1.0 hour

Monday, May 22, 2006


Cleco'd the elevator hinge brackets to the rear spar assembly and drilled the holes to the #30 size. Assembled the brackets and the VA-146 bearing assembly together and drilled the holes in the brackets. Deburred the parts and prepped for priming and riveting.

1.5 hours

Sunday, May 21, 2006


Spent another two and a half hours on the project this afternoon. I didn't work on the project yesterday because I went to the Air Show at Altus Air Force Base and watched the Thunderbirds perform. They're definitely worth going to see, and at Altus the admission was free!

After church today I pulled out the old charcoal grill and fixed hamburgers for Donna and I. Then we went to look at a house during an 'Open House'. We're trying to find a place for my Mom and get her to move up closer to us.

I finally got in the shop about 2:30 and got busy. I used the air drill and final drilled the holes in the pieces I've been working on to a #30 size. Then I used scotchbrite and really cleaned up the pieces. I used the deburring tool and was proud of the finish I came up with. Sure is smooth and nice to the touch. When I got to the next step in the plans (#4) I discovered that I don't have a #19 drill bit. A little oilfield research let me figure out that a #19 is a 0.166 and my drill bits don't come in a size to match. So I reckon I'll order a set of bits off the Internet tonight so I won't run into this problem again.

2.5 Hours

Friday, May 19, 2006


Well I finally got around to trying to make a start on the project today. Since I did the inventory the other day I got caught up in a bunch of honeydews and a trip to spend a couple of days with my son Jake and his wife April. When we made it back home I had another project that I had to get out of the way. My youngest son Jim had been to see us on the Mother's Day weekend and his 1990 Isuzu pickup was leaking oil in the worst way. When I asked him why he didn't get that fixed he said he thought he'd leave it with me. So he took the Mercury back to Tulsa with him and I have the Isuzu to work on. I looked it over and couldn't find the leak so I took it down to Mike's Auto Repair and left it with them. Two days and $161 later we have a pickup that doesn't leak oil anymore. Of all things, it was the fuel pumped that was the problem.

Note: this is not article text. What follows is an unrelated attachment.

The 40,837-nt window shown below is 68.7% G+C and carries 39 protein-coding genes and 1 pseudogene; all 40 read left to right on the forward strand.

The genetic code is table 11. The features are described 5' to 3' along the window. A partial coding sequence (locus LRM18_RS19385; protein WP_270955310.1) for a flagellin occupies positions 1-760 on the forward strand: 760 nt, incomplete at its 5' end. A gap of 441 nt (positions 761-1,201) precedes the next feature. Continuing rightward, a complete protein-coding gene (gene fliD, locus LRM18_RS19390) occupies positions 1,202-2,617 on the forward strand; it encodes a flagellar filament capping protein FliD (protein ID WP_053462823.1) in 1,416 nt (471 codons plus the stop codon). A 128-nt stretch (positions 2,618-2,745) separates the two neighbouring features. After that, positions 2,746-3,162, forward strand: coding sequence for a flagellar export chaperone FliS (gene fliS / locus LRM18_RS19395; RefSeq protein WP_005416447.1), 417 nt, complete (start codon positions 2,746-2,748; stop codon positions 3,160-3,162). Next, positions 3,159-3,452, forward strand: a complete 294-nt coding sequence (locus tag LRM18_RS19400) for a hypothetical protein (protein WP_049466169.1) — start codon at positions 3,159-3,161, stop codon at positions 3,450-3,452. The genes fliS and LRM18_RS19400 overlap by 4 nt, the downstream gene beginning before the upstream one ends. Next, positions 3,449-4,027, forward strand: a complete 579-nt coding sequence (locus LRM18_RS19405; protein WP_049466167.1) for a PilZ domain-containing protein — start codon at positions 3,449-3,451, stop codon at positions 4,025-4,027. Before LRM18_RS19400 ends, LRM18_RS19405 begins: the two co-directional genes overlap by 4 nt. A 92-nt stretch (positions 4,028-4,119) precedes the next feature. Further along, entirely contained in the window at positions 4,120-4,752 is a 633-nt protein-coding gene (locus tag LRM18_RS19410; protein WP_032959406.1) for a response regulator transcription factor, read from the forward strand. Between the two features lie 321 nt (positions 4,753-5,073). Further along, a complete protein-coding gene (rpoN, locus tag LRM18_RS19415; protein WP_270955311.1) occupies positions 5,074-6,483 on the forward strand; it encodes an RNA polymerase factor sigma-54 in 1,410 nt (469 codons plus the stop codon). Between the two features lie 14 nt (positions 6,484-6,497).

Anyway, today I got back in the shop and started looking around at the project and trying to figure out how to start. I pulled out my air tools and spent some time putting those in order. The rivet gun came with a beehive spring and it took me the longest time to figure out how the sets worked with that. I finally put the 'quck change' spring on and figured out real quick that was the way to go with that. Then I got out the air drill and decided to take the chuck off and install the keyless chuck that I bought. Before long I had that thing in about a dozen pieces and figured I had ruined it for sure. But a bunch of persistance paid off and I finally got it put back together. That's when I figured out that the chuck just screwed on. So I got that finished up and even tried out both of them and was proud to see that they worked just fine.

Then I got out the RV-7 plans and put the first two drawings up on the wall behind the workbench. I thought that would be a quick reference while I was working. Then I got the manual and started reading page 6-1 The Empennage. I located the parts that you start with and got to use the scotchbrite wheel to "break" the edges of the spar reinforcement bars. I messed with that until I was satisfied that they fit in the spar channels and everything was properly aligned. Then I spent the time to round the ends of the bars as shown in the drawing. I had been working in the shop for about five hours by then and decided to call it a day.

5 Hours

Saturday, May 13, 2006


Opened boxes and inventoried contents, all accounted for.
3 hours